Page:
Bark Blocks: The First NFT Photography Project Minted on Verto

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“[Bark Blocks] combines the ideas of generative art, future-proof data storage, beauty and photography.” (Twitter)

Bark Blocks is a fine-art project by Christopher James (articulate.eth / filmplusdigital) – an Australia-based photographer who home-develops and scans his own film. 

One of the things I love about film is that it’s unpredictable and gives me permission to fail. Another is that if I develop my film carefully and store it correctly then it will last 100 years.” (Twitter)

Bark Blocks – a wordplay on the famouse generative art project Art Blocks – is an NFT collection inspired by nature and blockchain technology; the point being that the bark is randomly generated by nature. The collection called Series One consists of 1/1 images of the Eastern Australia-native Melaleuca quinquenervia or Paperback tree. Christopher James told Verto:

“I have been fascinated by the unique bark patterns since childhood. These photos emerge from that fascination but also combine ideas from blockchain technology. Nature is the OG “generative artist”. Each bark pattern is verifiably unique, similar and repetitive. There is a fractal-like pattern to the photos that gives an experience reminiscent of watching an open fire. The more you look, the more you see. The volume of data contained in these natural blocks is immense and humbling.”

The project itself lives on Verto, where it was originally posted. Verto is an exchange for any kind of  token used by Arweave apps, or NFTs. The reason for an Arweave-based exchange was the artist’s interest in the permanence of blockchain technology and NFTs. As he is creating art to last,he needed to find storage that is focused on longevity.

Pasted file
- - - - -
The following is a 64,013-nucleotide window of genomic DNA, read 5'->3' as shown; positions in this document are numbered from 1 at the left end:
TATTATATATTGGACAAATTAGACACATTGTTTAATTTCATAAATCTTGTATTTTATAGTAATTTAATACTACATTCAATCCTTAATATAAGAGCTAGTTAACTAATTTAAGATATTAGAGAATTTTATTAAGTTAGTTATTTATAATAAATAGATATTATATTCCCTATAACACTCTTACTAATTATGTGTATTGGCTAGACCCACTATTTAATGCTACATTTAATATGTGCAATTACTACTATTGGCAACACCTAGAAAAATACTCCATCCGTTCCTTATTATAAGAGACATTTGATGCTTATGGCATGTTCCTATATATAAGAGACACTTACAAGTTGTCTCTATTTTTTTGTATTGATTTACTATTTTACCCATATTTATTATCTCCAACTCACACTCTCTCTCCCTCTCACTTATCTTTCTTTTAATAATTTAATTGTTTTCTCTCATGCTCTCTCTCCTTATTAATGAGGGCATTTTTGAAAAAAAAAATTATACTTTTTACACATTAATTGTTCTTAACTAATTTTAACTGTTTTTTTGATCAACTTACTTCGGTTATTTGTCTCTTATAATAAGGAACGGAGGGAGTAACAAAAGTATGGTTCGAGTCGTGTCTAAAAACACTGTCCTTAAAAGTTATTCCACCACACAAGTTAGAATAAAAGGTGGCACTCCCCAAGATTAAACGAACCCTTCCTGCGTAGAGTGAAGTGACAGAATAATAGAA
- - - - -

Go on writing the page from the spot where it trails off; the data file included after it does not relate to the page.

As a tribute to Verto, Christopher James even made them an alternative logo:

Some of the Bark Blocks project is stored as NFTs on Koii, a platform that allows anyone to easily mint NFTs, and rewards creators with KOII tokens for each view the NFT gets.

Given that Arweave works on a pay-per-upload basis – making it more cost-friendly – and offers long term storage, it’s a logical choice to store the art project on the blockchain. The artist speaks of the similarities in the long and complex nature of DNA storage of tree barks and Arweave’s own data storage incentives. 

Nature as generative art, stored permanently on a blockchain that incentivises data reproduction and propagation forward in time, released into a crazy NFT mania with all the potential for reward and disaster of home-developing film.”  (Twitter)

Christopher James’ other projects include Sydney in lockdown (1 and 2), Time flies: pinhole film photography and Postcards from the Pandemic – Lost Childhood with a companion piece “Discarded Masks” which is a more rough, experimental project and a testament to the unique time we are currently living in. Follow Chris on Twitter here.

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